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  • Circe by Madeline Miller. Book club discussion questions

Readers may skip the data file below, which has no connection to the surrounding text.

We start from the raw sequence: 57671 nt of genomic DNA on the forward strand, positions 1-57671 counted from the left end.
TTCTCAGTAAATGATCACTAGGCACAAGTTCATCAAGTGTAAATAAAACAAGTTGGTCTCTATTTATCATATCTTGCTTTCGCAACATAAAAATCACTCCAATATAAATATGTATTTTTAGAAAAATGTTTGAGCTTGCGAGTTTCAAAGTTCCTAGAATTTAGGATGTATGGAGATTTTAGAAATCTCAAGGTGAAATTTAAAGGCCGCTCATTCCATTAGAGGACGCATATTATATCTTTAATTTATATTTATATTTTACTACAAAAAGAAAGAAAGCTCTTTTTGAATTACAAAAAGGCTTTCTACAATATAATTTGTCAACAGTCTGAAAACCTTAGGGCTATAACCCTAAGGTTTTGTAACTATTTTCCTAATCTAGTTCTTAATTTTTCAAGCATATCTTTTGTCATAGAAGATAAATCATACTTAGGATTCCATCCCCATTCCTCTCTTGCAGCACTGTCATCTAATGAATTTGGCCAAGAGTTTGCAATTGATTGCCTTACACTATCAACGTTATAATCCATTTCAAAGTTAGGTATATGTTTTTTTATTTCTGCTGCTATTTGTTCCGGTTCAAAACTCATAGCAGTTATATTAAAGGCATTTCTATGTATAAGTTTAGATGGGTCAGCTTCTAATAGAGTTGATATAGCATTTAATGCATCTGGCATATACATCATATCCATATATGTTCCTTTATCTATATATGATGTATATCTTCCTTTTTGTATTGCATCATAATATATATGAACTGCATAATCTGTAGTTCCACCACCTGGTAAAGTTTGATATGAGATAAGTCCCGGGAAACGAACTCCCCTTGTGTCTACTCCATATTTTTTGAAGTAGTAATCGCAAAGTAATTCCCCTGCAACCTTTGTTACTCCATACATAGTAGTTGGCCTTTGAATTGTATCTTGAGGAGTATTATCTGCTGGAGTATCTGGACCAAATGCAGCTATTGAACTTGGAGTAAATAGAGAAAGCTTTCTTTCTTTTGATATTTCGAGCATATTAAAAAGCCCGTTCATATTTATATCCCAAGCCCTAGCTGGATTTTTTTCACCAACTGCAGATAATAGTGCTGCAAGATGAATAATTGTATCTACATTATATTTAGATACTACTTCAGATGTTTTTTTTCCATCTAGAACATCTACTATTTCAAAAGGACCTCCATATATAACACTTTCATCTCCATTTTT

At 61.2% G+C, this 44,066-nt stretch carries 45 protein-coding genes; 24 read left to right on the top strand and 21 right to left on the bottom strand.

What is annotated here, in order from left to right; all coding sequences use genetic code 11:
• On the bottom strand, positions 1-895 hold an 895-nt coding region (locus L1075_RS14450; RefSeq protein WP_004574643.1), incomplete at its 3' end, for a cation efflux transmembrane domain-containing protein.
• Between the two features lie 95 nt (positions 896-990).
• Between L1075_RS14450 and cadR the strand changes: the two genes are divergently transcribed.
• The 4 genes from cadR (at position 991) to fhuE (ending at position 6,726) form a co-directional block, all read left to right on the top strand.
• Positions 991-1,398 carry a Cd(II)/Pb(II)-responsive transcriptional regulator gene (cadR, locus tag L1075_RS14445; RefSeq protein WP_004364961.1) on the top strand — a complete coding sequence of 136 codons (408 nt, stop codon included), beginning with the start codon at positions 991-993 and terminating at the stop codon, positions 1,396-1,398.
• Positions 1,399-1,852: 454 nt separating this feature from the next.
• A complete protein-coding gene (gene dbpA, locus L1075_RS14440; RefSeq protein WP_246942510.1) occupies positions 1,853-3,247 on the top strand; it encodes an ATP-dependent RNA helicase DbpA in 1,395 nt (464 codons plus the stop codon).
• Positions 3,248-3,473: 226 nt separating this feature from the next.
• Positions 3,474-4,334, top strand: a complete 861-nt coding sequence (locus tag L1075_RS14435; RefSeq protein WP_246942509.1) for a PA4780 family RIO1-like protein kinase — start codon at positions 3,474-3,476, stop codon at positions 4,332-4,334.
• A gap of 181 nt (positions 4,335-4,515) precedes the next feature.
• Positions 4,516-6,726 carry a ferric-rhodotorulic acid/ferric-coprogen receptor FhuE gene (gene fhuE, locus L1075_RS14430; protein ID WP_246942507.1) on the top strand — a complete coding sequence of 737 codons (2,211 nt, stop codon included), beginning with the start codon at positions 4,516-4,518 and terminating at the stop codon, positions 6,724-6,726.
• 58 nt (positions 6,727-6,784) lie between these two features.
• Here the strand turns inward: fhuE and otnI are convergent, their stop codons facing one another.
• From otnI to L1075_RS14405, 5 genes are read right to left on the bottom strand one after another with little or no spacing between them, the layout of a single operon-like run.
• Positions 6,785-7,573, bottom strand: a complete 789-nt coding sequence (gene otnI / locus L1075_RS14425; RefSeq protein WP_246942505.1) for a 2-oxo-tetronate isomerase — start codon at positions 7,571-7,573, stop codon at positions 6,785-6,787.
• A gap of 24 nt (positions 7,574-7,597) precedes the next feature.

What do we remember about Circe from the Myths of Ancient Greece? Almost nothing. We remember that she was praised by Homer in his Odyssey, that she turned Odysseus' companions into pigs, and that she loved Odysseus. A great but lonely sorceress. That's it. The rest has been erased from my memory. The first thing I would like to say is: “Don't believe the cover”. It looks completely unattractive and at first sight promises nothing interesting inside. Meanwhile, “Circe” has millions of copies, and the adaptation on HBO. Madeline Miller reworked the story in a new modern way. An intellectual Maliphisent. When we learn about the premise and motivations of the classic villain. Circe was born into the family of Helios, the sun god and mightiest of the titans. But she is a strange child: not strong like her father, nor maliciously attractive like her mother. When she turns to the mortal world for help, she discovers that she does have powers - powers of sorcery that can turn rivals into monsters and threaten the gods themselves. Zeus banishes her to a desert island, where she hones her occult skills, tames wild beasts, and crosses paths with many famous figures from mythology. Circea unwittingly incurs the wrath of both men and gods. To protect what she loves most, Circe must summon all her strength and decide once and for all who she is: underdog or superhuman? “Circea,” with unforgettably vivid characters, mesmerizing language, and a gripping plot, is an epic of family rivalry, palace intrigue, love and loss, and a celebration of indomitable female strength in a man's world. “Circea” has been translated into 30 languages, selling 1.1 million copies in the U.S. in 2019. A 2018 The New York Times bestseller, the most anticipated book of 2018 by Esquire and Cosmopolitan (USA) and Guardian (UK). An HBO adaptation is coming out this year. Book Club Questions 1) Circe struggles to find her place as a woman in a man's world. What parts of her experience resonate with contemporary issues facing women? 2) Throughout the story, we see many powerful characters abusing their position. Are power and abuse necessarily linked? Are there models of power without violence in the novel? 3) Circe's gift is transformation. How does she transform from the beginning of the novel to the end? Why does she ultimately choose the path she follows? 4) The central theme of Homer's Odyssey is the longing for nostos-the return home. How does this theme resonate with Circe's story? 5) How did Circe's encounter with Prometheus change her? How does it continue to influence her actions? 6) Throughout the novel, Circe makes a distinction between gods and mortals. How does Glaucus change when he becomes a god? 7) Circe wonders if parents will ever be able to see their children clearly. She notes that very often when we look at our children, “we see only a mirror of our own shortcomings.” What parts of herself does she see when she looks at Telegon? What are her strengths and weaknesses as a parent to him? 8) How did Odysseus influence Circe? What can you say about his character and psycho-emotional state on the island and when he returns home? 9) Circe meets several famous characters from Greek myth. Were any of their portrayals surprising?